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On Wednesday, March 22, 2017, a man sped over pedestrians in his car on London's Westminster Bridge, then slammed his vehicle outside parliament.

The terrorist — reportedly linked to ISIS — stabbed a police officer steps away from Big Ben after leaving his car, before being shot and killed by law enforcement. The officer was one of at least four people, including an American tourist, who died in the attack. About another 40 were injured.

Photo by Jack Taylor/Getty Images.


Days like these can rattle any city, as residents grapple to understand unconscionable, senseless acts of violence and terrorism.

But if anyone can "keep calm and carry on," it's Londoners.

"We stand together in the face of those who seek to harm us and our way of life," Sadiq Khan, the city's first Muslim mayor, said in the aftermath. "Londoners will never be cowed by terrorism."

Photo by Jack Taylor/Getty Images.

In the hours since the attack, the mayor's comments certainly hold true. Parliament convened business as usual the morning following the attack. Unfazed Londoners went to work, just like any other Thursday. The phrase, "We are not afraid," planted on the underground tube logo, went viral.

One of the more inspiring acts of defiance, however, has been the success of the "Muslims United for London" campaign.

The online fundraiser, aimed at supporting the victims and their families with costs related to the events on Wednesday, calls on the British-Muslim community to rally behind those affected.

It's a powerful rebuke to the idea that extremism represents all — or even a significant number of — Muslims.

The campaign's organizer, Muddassar Ahmed, had been been near Parliament while the attacks unfolded. He saw all the chaos outside his window.

Witnessing the devastation firsthand made a big impression on him, he explained on the campaign's fundraising page:

"I reflected on what it means to be a born-and-bred Londoner and found myself proud of how security and medical services responded, how ordinary passers-by offered first aid, and what our Parliament means to me, an institution that is the oldest of its kind in the world and how, regardless of our critiques of government policies or political parties, remains an institution that reflects how the will of the people can be expressed with civility and dignity."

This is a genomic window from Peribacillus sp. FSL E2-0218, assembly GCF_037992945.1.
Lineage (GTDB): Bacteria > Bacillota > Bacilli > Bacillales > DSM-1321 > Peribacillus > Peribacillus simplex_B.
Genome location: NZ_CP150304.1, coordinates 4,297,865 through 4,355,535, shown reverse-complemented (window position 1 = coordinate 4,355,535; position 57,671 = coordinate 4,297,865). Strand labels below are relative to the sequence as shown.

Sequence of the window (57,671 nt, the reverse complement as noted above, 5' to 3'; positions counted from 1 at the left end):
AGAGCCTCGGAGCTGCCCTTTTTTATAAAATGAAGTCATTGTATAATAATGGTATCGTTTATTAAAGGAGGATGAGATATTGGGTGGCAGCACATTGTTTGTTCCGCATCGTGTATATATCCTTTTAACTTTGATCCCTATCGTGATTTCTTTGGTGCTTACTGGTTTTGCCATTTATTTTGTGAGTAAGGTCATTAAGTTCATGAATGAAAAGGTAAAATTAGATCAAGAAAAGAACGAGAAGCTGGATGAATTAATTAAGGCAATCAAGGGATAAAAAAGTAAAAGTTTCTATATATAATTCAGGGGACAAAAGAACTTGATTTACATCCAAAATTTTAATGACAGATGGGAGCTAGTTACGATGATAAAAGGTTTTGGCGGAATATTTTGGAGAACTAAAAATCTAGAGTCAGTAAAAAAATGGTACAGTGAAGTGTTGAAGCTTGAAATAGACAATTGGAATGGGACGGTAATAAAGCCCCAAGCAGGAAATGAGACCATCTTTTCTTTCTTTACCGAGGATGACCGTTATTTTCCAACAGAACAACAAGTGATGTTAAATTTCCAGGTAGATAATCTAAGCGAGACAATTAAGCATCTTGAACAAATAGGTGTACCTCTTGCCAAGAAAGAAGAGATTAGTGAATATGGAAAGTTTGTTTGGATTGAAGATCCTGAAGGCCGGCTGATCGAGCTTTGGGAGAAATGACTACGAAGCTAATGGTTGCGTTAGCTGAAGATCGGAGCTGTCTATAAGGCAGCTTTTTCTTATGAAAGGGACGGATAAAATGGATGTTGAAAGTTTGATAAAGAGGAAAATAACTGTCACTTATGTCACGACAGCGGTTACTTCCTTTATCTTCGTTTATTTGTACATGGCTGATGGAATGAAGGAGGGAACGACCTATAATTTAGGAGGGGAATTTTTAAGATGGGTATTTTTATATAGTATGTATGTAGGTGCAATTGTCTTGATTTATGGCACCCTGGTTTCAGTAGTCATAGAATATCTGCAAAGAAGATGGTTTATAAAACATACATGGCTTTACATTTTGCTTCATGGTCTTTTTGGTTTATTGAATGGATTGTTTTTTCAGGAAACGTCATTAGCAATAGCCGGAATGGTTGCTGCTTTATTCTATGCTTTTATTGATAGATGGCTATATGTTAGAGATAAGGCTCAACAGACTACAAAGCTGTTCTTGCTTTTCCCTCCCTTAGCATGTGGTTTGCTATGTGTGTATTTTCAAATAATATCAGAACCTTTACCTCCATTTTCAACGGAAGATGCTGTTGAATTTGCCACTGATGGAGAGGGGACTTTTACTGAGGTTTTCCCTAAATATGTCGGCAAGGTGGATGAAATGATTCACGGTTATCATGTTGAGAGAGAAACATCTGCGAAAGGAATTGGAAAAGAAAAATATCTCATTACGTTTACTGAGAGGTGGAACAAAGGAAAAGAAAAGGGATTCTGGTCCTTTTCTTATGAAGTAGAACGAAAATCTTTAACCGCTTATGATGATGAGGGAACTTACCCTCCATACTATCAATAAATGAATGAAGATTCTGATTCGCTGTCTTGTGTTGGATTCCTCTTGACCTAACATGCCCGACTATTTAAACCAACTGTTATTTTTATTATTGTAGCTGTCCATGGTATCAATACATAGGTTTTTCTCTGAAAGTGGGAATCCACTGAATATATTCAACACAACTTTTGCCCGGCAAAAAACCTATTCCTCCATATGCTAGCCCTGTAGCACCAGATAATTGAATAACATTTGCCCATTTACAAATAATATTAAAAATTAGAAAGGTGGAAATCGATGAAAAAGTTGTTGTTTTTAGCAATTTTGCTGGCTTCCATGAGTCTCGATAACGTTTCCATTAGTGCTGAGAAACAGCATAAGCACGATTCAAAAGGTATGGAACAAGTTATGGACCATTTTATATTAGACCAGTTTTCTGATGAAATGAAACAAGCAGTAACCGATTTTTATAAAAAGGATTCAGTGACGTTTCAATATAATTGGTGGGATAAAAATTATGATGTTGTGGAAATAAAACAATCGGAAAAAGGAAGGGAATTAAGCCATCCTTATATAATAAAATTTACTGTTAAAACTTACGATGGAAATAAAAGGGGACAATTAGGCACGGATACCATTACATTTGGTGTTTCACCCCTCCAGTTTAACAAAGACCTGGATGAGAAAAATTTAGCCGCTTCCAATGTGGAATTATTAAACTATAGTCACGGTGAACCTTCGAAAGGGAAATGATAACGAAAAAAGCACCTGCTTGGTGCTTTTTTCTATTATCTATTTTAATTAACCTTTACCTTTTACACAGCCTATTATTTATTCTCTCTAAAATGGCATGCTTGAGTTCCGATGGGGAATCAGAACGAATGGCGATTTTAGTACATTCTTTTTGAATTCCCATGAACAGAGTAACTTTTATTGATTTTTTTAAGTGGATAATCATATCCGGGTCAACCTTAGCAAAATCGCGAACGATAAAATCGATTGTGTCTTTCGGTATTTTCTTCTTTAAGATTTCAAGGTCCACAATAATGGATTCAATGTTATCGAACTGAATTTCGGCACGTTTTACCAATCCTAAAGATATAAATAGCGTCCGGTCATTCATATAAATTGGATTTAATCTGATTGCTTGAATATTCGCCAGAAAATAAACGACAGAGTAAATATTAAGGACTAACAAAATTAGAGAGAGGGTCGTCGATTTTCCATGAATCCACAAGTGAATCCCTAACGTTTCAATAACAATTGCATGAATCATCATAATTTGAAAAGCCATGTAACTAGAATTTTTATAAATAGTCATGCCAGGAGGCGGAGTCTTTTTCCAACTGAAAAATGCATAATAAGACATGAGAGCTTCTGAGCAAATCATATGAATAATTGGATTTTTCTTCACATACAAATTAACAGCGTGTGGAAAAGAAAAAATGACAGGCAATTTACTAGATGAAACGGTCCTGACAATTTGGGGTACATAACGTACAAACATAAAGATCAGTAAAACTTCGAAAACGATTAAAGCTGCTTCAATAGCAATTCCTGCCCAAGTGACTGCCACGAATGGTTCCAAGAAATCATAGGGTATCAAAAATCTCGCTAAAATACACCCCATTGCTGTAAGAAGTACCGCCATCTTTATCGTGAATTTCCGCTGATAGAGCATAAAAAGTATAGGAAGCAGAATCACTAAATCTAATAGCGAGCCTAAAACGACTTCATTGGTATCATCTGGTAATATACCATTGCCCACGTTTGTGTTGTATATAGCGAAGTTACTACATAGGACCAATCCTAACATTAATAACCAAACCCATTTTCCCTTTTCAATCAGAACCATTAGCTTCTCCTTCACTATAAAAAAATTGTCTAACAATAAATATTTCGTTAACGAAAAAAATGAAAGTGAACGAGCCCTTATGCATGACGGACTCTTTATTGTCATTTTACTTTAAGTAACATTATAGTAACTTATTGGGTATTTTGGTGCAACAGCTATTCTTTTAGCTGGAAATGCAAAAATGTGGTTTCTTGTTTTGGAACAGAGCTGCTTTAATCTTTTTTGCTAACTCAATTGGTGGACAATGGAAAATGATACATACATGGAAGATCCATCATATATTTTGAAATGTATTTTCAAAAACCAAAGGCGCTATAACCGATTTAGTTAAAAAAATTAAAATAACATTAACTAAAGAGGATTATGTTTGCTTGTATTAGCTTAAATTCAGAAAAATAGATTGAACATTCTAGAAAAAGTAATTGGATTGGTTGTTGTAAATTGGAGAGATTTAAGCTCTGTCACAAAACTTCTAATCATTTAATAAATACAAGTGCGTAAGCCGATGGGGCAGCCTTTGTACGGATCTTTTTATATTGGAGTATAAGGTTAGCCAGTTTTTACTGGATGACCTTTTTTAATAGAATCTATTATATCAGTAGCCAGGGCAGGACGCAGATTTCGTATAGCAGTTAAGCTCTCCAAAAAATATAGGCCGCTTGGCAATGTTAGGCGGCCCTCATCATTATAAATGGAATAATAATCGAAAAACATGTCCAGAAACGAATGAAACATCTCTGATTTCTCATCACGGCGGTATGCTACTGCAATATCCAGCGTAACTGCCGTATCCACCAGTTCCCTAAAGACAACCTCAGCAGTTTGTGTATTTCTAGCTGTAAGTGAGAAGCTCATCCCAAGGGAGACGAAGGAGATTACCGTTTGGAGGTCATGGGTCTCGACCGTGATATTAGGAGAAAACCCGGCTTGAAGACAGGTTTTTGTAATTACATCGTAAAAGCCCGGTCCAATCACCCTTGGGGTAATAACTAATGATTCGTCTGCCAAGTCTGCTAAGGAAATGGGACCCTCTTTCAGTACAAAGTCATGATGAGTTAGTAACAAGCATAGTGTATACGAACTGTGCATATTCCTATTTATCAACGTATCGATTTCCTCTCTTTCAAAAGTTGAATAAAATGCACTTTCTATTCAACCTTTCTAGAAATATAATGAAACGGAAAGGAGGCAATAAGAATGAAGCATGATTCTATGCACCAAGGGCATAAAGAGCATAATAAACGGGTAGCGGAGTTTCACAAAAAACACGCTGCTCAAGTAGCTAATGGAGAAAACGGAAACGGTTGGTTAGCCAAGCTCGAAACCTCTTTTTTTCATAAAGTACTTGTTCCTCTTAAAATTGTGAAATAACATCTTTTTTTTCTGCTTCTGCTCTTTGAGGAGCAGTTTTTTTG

Ahmed's sentiment struck a chord with many other Londoners as well.

Just hours after the campaign launched, Muslims United For London had already raised over 12,000 British pounds ($15,000) from hundreds of supporters.

It even caught the eye of two Muslim members of parliament, Naz Shah and Yasmin Qureshi, who also chose to donate.

“Looking after people is very much part of Islamic philosophy — to help your fellow citizens," Qureshi explained to Middle East Eye.

While the initial fundraising goal has already been met, Ahmed is encouraging more folks to contribute, seeing as the need is high.

Photo by Carl Court/Getty Images.

"While no amount of money will bring back lives lost or take away from the pain the victims and their families are going through," Ahmed wrote on the campaign page. "We hope to lessen their burden in some way as citizens, Londoners, and human beings."

Learn more and support Muslims United for London.

10/10. The Mayyas dance.

We can almost always expect to see amazing acts and rare skills on “America’s Got Talent.” But sometimes, we get even more than that.

The Mayyas, a Lebanese women’s dance troupe whose name means “proud walk of a lioness,” delivered a performance so mesmerizing that judge Simon Cowell called it the “best dance act” the show has ever seen, winning them an almost instant golden buzzer.

Perhaps this victory comes as no surprise, considering that the Mayyas had previously won “Arab’s Got Talent” in 2019 and competed on “Britain’s Got Talent: The Champions.” But truly, it’s what motivates them to take to the stage that’s remarkable.

“Lebanon is a very beautiful country, but we live a daily struggle," one of the dancers said to the judges just moments before their audition. Another explained, “being a dancer as a female Arab is not fully supported yet.”

Nadim Cherfan, the team’s choreographer, added that “Lebanon is not considered a place where you can build a career out of dancing, so it’s really hard, and harder for women.”

Still, Cherfan shared that it was a previous “AGT” star who inspired the Mayyas to defy the odds and audition anyway. Nightbirde, a breakout singer who also earned a golden buzzer before tragically passing away in February 2021 due to cancer, had told the audience, “You can't wait until life isn't hard anymore before you decide to be happy.” The dance team took the advice to heart.

For the Mayyas, coming onto the “AGT” stage became more than an audition opportunity. Getting emotional, one of the dancers declared that it was “our only chance to prove to the world what Arab women can do, the art we can create, the fights we fight.”

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